Filed under accountability, constitutional amendments, devolution, governance, historical interpretation, Indian Ocean politics, life stories, LTTE, politIcal discourse, power politics, press freedom, security, self-reflexivity, Sinhala-Tamil Relations, sri lankan society, Tamil civilians, Tamil Tiger fighters, truth as casualty of war, unusual people, world events & processes

Admiral Zheng He’s Imprint in Galle: Its Implications

 Dr. Nirmala Chandrahasan, in The Island, 9 June 2021, where the title runs: “Mandarin and Tamil -A Historical Perspective.”

The recent discovery of name- boards in public institutions which have omitted one of the national languages, namely Tamil, only to replace it with Mandarin Chinese has caused a furor with Tamil members of Parliament and other politicians voicing their protests. Certainly, this is most unfortunate but rather than blame the Chinese it is the government Authorities in charge of the implementation of the Official Languages policy who should be blamed. That they have been remiss in this instance is only a small part of the general malaise in respect of the implementation of the official languages policy.

Continue reading

3 Comments

Filed under authoritarian regimes, centre-periphery relations, China and Chinese influences, communal relations, cultural transmission, ethnicity, heritage, historical interpretation, island economy, landscape wondrous, life stories, military strategy, politIcal discourse, population, power politics, self-reflexivity, sri lankan society, Tamil migration, transport and communications, world events & processes

Sri Lanka’s Course, 1948-2020: Missed Opportunities, ONE

Sugath Kulatunga

At independence we had a stable democracy, a sound economy, and an effective public service and external assets equal to 100 percent of annual import value. We were second to Japan on almost all social indicators and above South Korea as late as in the mid-sixties. Singapore’s per capita income was just a little bit higher than Sri Lanka at that time. It is now over USD 64,000 whereas ours is USD 3852. The immediate looming question is why Sri Lanka with better physical resources failed to advance like Singapore.

Continue reading

1 Comment

Filed under accountability, colonisation schemes, commoditification, communal relations, economic processes, historical interpretation, island economy, land policies, language policies, modernity & modernization, performance, politIcal discourse, power politics, Presidential elections, self-reflexivity, Sinhala-Tamil Relations, slanted reportage, sri lankan society, taking the piss, welfare & philanthophy, world events & processes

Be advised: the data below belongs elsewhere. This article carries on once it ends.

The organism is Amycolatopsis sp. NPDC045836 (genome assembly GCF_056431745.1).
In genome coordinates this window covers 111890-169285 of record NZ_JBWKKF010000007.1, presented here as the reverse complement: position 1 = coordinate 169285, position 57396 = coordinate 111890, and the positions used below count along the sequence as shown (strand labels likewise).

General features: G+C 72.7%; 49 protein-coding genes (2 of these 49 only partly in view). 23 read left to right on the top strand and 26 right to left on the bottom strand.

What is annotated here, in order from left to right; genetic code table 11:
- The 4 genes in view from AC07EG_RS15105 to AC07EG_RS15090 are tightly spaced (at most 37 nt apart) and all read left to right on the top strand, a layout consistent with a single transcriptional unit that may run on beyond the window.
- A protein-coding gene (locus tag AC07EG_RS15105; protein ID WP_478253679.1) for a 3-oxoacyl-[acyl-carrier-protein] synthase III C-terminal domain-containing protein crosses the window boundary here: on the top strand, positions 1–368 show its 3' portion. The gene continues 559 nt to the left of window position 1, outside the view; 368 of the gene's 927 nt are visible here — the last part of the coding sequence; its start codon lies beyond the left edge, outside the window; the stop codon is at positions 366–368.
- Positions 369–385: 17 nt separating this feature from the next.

A Searing Wide-Ranging Critique from Qadri Ismail after 21/4 in 2019 ……. Now a Requiem

Qadri Ismail, in Groundviews, 5 May 2019 after the 21/4 Atrocities

Photo by Asanka Brendon Ratnayake for The Washington Post

We hadn’t seen him in years, ever since he left to work abroad. So, on the day of his return, his mother invited the extended family to lunch. As he walked through the door we reacted collectively, gasped audibly. He wore a sharp suit but sported one of those long, unkempt, rowdy beards. Perhaps, I thought, there are no barbers in Saudi Arabia. (You never know, it’s a weird place).

 

Continue reading

Leave a comment

Filed under accountability, arab regimes, atrocities, authoritarian regimes, chauvinism, communal relations, conspiracies, cultural transmission, disparagement, fundamentalism, governance, historical interpretation, Islamic fundamentalism, landscape wondrous, language policies, life stories, martyrdom, Muslims in Lanka, political demonstrations, politIcal discourse, power politics, self-reflexivity, Sinhala-Tamil Relations, sri lankan society, taking the piss, Tamil Tiger fighters, terrorism, the imaginary and the real, trauma, truth as casualty of war, unusual people, vengeance, violence of language, women in ethnic conflcits, world events & processes